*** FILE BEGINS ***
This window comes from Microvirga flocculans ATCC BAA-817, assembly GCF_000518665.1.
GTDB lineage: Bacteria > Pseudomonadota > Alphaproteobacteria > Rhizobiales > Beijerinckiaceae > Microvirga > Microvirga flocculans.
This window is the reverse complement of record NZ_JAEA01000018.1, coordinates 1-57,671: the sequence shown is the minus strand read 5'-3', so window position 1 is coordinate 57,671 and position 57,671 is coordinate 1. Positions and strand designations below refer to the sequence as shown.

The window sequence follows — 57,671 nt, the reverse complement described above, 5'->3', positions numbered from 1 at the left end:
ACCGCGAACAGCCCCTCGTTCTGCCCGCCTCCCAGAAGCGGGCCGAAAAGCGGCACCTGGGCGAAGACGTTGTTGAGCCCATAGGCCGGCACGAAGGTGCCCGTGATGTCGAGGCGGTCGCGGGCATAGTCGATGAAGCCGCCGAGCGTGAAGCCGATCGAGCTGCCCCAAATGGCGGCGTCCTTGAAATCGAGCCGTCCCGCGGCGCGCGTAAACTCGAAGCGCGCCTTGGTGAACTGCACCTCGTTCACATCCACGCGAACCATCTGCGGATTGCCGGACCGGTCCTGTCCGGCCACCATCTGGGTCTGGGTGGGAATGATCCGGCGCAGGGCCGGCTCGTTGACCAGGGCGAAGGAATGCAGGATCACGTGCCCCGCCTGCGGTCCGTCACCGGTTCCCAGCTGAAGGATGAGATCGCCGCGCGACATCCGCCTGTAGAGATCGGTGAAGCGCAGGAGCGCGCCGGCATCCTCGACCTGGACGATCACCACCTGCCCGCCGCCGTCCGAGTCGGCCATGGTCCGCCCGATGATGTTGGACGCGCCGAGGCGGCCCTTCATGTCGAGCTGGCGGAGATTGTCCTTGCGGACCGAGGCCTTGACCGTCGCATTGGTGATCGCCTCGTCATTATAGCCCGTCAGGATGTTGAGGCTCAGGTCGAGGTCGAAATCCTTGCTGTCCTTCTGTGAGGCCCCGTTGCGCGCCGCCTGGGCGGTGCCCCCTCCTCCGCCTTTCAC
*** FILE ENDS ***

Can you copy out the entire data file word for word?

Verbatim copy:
This window comes from Microvirga flocculans ATCC BAA-817, assembly GCF_000518665.1.
GTDB lineage: Bacteria > Pseudomonadota > Alphaproteobacteria > Rhizobiales > Beijerinckiaceae > Microvirga > Microvirga flocculans.
This window is the reverse complement of record NZ_JAEA01000018.1, coordinates 1-57,671: the sequence shown is the minus strand read 5'-3', so window position 1 is coordinate 57,671 and position 57,671 is coordinate 1. Positions and strand designations below refer to the sequence as shown.

The window sequence follows — 57,671 nt, the reverse complement described above, 5'->3', positions numbered from 1 at the left end:
ACCGCGAACAGCCCCTCGTTCTGCCCGCCTCCCAGAAGCGGGCCGAAAAGCGGCACCTGGGCGAAGACGTTGTTGAGCCCATAGGCCGGCACGAAGGTGCCCGTGATGTCGAGGCGGTCGCGGGCATAGTCGATGAAGCCGCCGAGCGTGAAGCCGATCGAGCTGCCCCAAATGGCGGCGTCCTTGAAATCGAGCCGTCCCGCGGCGCGCGTAAACTCGAAGCGCGCCTTGGTGAACTGCACCTCGTTCACATCCACGCGAACCATCTGCGGATTGCCGGACCGGTCCTGTCCGGCCACCATCTGGGTCTGGGTGGGAATGATCCGGCGCAGGGCCGGCTCGTTGACCAGGGCGAAGGAATGCAGGATCACGTGCCCCGCCTGCGGTCCGTCACCGGTTCCCAGCTGAAGGATGAGATCGCCGCGCGACATCCGCCTGTAGAGATCGGTGAAGCGCAGGAGCGCGCCGGCATCCTCGACCTGGACGATCACCACCTGCCCGCCGCCGTCCGAGTCGGCCATGGTCCGCCCGATGATGTTGGACGCGCCGAGGCGGCCCTTCATGTCGAGCTGGCGGAGATTGTCCTTGCGGACCGAGGCCTTGACCGTCGCATTGGTGATCGCCTCGTCATTATAGCCCGTCAGGATGTTGAGGCTCAGGTCGAGGTCGAAATCCTTGCTGTCCTTCTGTGAGGCCCCGTTGCGCGCCGCCTGGGCGGTGCCCCCTCCTCCGCCTTTCAC